Alan P. Venook, MD, a professor in the Department of Medicine (Hematology/Oncology) at the University of California, San Francisco, describes factors that contribute to the geographic variations seen in therapies utilized to treat cancer in the United States and Europe.
Primarily, pharmaceutical companies determine where they will pursue the development of new agents. As an example, the angiogenesis inhibitor bevacizumab was largely development in the US. In contrast, Venook notes, the antiangiogenic agent aflibercept was developed largely in Europe and, as a result, it is not used as frequently in the US.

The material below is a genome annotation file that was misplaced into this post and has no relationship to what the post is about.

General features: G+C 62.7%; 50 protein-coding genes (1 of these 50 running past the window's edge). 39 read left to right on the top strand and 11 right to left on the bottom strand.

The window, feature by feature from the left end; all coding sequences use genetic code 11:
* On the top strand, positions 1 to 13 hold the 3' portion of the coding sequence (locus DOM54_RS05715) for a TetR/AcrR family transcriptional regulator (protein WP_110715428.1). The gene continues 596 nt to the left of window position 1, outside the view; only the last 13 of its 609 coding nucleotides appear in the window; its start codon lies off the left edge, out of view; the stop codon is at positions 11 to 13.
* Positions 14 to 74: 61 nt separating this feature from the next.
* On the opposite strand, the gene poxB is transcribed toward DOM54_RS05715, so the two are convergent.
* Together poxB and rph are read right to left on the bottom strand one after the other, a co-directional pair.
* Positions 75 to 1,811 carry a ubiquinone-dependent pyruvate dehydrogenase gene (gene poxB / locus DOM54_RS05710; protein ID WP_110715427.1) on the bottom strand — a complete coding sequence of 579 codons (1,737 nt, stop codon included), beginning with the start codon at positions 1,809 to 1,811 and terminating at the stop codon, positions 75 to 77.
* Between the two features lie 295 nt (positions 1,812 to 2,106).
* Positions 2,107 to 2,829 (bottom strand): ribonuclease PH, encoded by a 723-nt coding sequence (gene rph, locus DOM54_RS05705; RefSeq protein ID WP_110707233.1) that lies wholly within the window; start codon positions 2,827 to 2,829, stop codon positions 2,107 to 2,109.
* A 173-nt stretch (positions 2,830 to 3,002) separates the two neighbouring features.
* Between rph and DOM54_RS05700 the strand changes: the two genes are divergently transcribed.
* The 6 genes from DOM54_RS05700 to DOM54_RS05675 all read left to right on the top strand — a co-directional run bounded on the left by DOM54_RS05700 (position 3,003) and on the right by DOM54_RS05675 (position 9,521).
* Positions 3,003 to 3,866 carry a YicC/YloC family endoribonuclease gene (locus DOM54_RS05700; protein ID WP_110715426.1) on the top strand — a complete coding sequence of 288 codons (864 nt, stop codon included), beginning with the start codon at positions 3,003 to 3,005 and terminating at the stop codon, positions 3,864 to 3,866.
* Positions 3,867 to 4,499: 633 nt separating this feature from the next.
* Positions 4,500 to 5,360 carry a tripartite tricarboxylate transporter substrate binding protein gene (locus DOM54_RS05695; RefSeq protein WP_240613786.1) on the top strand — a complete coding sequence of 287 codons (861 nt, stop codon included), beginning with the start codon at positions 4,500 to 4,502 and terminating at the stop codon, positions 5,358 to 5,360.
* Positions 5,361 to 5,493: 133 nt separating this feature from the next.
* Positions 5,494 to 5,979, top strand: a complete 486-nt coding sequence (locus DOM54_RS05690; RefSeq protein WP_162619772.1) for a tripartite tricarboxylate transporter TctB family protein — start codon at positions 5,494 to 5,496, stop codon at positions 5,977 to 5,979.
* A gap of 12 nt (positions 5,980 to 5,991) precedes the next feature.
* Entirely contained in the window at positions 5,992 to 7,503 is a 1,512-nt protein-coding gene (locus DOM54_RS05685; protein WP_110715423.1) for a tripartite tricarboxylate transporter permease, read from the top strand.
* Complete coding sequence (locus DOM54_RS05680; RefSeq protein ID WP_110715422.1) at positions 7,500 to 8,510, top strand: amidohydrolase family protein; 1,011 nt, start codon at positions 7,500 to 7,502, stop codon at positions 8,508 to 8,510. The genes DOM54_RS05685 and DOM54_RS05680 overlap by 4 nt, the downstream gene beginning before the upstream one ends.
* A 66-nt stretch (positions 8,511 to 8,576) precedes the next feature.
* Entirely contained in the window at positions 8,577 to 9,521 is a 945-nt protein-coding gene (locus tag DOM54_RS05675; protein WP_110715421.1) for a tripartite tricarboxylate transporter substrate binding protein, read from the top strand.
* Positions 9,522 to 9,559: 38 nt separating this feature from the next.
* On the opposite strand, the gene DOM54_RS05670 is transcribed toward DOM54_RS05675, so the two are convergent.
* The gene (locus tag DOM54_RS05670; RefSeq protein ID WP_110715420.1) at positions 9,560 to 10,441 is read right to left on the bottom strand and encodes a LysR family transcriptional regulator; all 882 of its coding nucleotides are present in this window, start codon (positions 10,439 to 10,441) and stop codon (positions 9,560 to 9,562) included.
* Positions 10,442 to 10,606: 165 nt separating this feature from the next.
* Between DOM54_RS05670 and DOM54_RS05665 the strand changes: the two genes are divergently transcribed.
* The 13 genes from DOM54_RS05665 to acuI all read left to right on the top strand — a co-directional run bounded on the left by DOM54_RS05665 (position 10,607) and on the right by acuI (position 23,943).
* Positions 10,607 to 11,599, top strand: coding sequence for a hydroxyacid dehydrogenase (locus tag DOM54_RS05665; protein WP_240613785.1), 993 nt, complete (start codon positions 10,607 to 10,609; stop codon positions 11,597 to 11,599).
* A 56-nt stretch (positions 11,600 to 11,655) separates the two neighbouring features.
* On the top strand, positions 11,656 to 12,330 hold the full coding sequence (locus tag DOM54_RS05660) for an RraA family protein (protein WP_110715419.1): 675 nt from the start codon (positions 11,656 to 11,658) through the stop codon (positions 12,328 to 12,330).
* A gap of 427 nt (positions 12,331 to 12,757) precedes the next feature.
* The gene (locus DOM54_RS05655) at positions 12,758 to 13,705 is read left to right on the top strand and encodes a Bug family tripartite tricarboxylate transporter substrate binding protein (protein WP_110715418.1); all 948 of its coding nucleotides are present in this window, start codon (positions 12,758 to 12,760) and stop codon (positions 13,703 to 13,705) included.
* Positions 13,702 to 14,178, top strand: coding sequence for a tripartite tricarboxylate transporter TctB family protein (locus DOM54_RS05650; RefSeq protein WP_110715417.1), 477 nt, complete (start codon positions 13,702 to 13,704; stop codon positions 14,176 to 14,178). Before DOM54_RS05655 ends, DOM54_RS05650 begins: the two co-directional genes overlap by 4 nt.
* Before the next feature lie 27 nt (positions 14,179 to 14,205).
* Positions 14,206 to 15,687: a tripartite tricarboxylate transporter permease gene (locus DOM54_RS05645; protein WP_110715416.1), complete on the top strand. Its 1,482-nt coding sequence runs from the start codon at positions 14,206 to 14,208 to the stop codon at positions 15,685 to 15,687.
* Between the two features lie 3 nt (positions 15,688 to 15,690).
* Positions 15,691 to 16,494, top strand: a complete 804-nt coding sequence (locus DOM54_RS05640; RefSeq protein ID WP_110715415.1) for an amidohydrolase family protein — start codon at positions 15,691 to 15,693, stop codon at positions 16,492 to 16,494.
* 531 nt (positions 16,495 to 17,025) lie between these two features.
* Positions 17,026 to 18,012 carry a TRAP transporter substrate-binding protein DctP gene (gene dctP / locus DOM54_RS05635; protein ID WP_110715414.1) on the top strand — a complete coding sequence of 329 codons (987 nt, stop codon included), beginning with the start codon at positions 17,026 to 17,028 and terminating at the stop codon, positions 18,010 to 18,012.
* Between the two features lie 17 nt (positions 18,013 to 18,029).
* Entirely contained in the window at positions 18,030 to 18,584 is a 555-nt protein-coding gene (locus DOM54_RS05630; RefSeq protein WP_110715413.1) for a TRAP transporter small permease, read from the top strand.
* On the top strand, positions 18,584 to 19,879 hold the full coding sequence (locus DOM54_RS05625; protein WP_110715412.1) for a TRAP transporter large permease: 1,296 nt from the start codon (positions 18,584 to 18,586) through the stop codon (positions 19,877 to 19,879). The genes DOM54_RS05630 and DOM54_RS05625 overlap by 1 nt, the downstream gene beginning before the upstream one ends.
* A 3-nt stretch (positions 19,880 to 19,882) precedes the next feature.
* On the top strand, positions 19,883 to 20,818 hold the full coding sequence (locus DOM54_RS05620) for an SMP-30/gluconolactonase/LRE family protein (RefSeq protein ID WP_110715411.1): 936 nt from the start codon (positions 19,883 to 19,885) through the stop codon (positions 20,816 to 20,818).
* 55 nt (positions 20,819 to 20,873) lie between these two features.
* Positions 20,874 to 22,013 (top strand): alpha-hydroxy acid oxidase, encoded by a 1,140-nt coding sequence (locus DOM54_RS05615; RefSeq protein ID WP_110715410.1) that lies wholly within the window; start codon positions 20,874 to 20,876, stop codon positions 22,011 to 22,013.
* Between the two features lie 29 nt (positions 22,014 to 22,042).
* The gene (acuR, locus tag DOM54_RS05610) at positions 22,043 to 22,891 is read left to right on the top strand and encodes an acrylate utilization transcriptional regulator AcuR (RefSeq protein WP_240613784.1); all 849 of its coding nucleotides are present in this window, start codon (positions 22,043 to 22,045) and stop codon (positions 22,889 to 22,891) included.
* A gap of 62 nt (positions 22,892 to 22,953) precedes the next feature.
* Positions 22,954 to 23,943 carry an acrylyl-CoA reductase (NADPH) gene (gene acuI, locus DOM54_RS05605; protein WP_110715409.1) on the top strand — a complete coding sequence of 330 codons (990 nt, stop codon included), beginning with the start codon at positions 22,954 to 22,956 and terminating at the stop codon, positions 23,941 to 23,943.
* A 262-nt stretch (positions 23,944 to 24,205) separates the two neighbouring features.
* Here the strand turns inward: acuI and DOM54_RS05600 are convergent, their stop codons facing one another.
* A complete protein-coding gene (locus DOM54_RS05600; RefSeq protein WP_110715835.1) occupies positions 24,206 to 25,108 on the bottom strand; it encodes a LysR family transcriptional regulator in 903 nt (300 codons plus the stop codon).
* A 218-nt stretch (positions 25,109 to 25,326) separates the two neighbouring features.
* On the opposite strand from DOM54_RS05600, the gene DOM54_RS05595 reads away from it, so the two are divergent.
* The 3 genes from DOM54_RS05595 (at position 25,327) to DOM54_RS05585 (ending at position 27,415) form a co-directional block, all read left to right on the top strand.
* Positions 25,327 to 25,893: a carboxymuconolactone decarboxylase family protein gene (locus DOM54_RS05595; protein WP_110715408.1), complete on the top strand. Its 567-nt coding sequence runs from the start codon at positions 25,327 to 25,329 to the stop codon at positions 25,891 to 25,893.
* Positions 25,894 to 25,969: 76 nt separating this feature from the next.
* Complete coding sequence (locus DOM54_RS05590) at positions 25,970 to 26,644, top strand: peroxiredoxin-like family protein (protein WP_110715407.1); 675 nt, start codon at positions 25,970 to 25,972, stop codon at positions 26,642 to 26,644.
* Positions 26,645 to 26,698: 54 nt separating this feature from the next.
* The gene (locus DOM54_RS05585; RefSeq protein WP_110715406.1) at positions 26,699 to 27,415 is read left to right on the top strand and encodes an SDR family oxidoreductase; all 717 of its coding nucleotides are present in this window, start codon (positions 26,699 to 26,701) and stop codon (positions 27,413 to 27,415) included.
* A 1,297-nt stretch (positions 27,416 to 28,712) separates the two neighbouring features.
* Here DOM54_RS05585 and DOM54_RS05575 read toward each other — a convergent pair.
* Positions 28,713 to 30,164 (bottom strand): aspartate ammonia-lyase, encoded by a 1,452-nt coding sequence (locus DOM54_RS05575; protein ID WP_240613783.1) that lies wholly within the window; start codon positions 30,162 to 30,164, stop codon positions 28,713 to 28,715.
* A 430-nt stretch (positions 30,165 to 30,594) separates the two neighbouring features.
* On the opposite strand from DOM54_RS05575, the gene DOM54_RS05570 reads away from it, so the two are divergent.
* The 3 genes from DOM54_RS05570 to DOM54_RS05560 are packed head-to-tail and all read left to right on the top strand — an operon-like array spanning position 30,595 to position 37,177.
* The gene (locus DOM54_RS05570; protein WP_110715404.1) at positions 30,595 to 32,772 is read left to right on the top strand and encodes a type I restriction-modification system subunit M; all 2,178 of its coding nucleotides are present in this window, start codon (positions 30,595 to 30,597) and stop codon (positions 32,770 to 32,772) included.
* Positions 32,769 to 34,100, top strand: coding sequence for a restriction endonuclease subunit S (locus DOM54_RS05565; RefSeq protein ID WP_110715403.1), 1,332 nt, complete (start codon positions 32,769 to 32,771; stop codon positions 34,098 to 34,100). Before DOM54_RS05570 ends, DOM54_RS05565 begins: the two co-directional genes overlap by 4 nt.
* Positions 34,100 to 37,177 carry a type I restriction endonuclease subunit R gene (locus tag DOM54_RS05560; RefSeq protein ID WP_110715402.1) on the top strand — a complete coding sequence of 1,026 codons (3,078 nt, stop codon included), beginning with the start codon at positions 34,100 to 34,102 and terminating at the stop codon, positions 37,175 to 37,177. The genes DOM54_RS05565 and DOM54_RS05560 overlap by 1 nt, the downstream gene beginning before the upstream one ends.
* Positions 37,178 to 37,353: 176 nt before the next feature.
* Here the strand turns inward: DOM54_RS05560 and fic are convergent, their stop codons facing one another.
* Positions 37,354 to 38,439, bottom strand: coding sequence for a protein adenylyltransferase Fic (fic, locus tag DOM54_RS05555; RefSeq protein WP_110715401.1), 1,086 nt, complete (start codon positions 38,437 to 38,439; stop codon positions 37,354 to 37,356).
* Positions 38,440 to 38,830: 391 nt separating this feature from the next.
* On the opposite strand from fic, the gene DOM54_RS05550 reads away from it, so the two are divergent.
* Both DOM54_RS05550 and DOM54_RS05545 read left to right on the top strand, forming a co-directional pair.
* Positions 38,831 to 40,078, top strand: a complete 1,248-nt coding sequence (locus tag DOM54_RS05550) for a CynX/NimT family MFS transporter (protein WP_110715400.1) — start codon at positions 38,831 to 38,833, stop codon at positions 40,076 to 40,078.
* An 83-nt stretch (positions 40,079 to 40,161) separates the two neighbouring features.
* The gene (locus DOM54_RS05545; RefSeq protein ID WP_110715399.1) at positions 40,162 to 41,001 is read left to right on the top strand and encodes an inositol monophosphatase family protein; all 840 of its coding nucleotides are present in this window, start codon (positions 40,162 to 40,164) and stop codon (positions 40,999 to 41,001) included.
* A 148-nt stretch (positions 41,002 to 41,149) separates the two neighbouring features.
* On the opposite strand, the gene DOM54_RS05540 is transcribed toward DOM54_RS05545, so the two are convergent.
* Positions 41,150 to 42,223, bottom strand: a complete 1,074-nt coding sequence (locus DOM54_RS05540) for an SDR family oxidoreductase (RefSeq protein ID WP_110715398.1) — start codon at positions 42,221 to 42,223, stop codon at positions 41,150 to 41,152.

The treatments utilized by physicians are driven by other regional differences, Venook suggests. In the US, treatment selection is driven by guidelines and the pharmaceutical industry has less of an impact. However, the reverse is true in Europe. Overall, when comparing the two, it is unclear which is the best option, Venook believes. However, it is clear that collaboration between the regions helps foster better treatment of patients.
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